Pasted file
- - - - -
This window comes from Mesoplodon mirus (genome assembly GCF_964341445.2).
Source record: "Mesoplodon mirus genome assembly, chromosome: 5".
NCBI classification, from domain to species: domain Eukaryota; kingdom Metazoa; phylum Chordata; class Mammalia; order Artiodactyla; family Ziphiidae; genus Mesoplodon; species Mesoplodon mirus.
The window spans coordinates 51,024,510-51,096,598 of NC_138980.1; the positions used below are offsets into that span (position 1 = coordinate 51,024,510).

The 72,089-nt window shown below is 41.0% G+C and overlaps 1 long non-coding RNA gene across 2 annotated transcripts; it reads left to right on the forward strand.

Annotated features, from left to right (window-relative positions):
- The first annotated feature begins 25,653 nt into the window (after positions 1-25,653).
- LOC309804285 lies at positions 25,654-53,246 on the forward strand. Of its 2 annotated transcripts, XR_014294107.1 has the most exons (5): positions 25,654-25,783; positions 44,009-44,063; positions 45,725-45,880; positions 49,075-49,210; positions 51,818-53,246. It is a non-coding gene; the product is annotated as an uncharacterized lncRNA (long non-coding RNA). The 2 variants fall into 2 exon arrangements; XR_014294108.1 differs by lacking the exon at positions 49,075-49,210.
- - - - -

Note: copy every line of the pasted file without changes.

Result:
This window comes from Mesoplodon mirus (genome assembly GCF_964341445.2).
Source record: "Mesoplodon mirus genome assembly, chromosome: 5".
NCBI classification, from domain to species: domain Eukaryota; kingdom Metazoa; phylum Chordata; class Mammalia; order Artiodactyla; family Ziphiidae; genus Mesoplodon; species Mesoplodon mirus.
The window spans coordinates 51,024,510-51,096,598 of NC_138980.1; the positions used below are offsets into that span (position 1 = coordinate 51,024,510).

The 72,089-nt window shown below is 41.0% G+C and overlaps 1 long non-coding RNA gene across 2 annotated transcripts; it reads left to right on the forward strand.

Annotated features, from left to right (window-relative positions):
- The first annotated feature begins 25,653 nt into the window (after positions 1-25,653).
- LOC309804285 lies at positions 25,654-53,246 on the forward strand. Of its 2 annotated transcripts, XR_014294107.1 has the most exons (5): positions 25,654-25,783; positions 44,009-44,063; positions 45,725-45,880; positions 49,075-49,210; positions 51,818-53,246. It is a non-coding gene; the product is annotated as an uncharacterized lncRNA (long non-coding RNA). The 2 variants fall into 2 exon arrangements; XR_014294108.1 differs by lacking the exon at positions 49,075-49,210.